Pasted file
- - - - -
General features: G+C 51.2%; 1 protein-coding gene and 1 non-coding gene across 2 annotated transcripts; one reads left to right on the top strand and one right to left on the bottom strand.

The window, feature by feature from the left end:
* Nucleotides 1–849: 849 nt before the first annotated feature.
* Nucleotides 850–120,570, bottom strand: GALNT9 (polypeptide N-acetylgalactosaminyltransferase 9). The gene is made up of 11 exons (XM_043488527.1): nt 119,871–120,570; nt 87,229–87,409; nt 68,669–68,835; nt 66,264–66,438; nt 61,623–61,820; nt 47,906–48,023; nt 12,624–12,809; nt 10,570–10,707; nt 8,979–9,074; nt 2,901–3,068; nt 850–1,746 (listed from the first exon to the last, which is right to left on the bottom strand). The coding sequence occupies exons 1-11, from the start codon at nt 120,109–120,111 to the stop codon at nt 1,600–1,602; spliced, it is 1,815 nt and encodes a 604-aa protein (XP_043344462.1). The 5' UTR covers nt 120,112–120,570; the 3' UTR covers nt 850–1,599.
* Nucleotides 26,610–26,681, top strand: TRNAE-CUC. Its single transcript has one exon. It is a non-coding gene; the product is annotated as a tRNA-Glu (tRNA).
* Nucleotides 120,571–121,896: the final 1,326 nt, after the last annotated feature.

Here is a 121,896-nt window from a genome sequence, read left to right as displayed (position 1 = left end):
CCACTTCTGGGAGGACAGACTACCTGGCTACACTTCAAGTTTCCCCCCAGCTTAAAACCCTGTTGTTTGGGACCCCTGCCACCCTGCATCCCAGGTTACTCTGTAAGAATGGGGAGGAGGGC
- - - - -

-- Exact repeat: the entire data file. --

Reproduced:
General features: G+C 51.2%; 1 protein-coding gene and 1 non-coding gene across 2 annotated transcripts; one reads left to right on the top strand and one right to left on the bottom strand.

The window, feature by feature from the left end:
* Nucleotides 1–849: 849 nt before the first annotated feature.
* Nucleotides 850–120,570, bottom strand: GALNT9 (polypeptide N-acetylgalactosaminyltransferase 9). The gene is made up of 11 exons (XM_043488527.1): nt 119,871–120,570; nt 87,229–87,409; nt 68,669–68,835; nt 66,264–66,438; nt 61,623–61,820; nt 47,906–48,023; nt 12,624–12,809; nt 10,570–10,707; nt 8,979–9,074; nt 2,901–3,068; nt 850–1,746 (listed from the first exon to the last, which is right to left on the bottom strand). The coding sequence occupies exons 1-11, from the start codon at nt 120,109–120,111 to the stop codon at nt 1,600–1,602; spliced, it is 1,815 nt and encodes a 604-aa protein (XP_043344462.1). The 5' UTR covers nt 120,112–120,570; the 3' UTR covers nt 850–1,599.
* Nucleotides 26,610–26,681, top strand: TRNAE-CUC. Its single transcript has one exon. It is a non-coding gene; the product is annotated as a tRNA-Glu (tRNA).
* Nucleotides 120,571–121,896: the final 1,326 nt, after the last annotated feature.

Here is a 121,896-nt window from a genome sequence, read left to right as displayed (position 1 = left end):
CCACTTCTGGGAGGACAGACTACCTGGCTACACTTCAAGTTTCCCCCCAGCTTAAAACCCTGTTGTTTGGGACCCCTGCCACCCTGCATCCCAGGTTACTCTGTAAGAATGGGGAGGAGGGC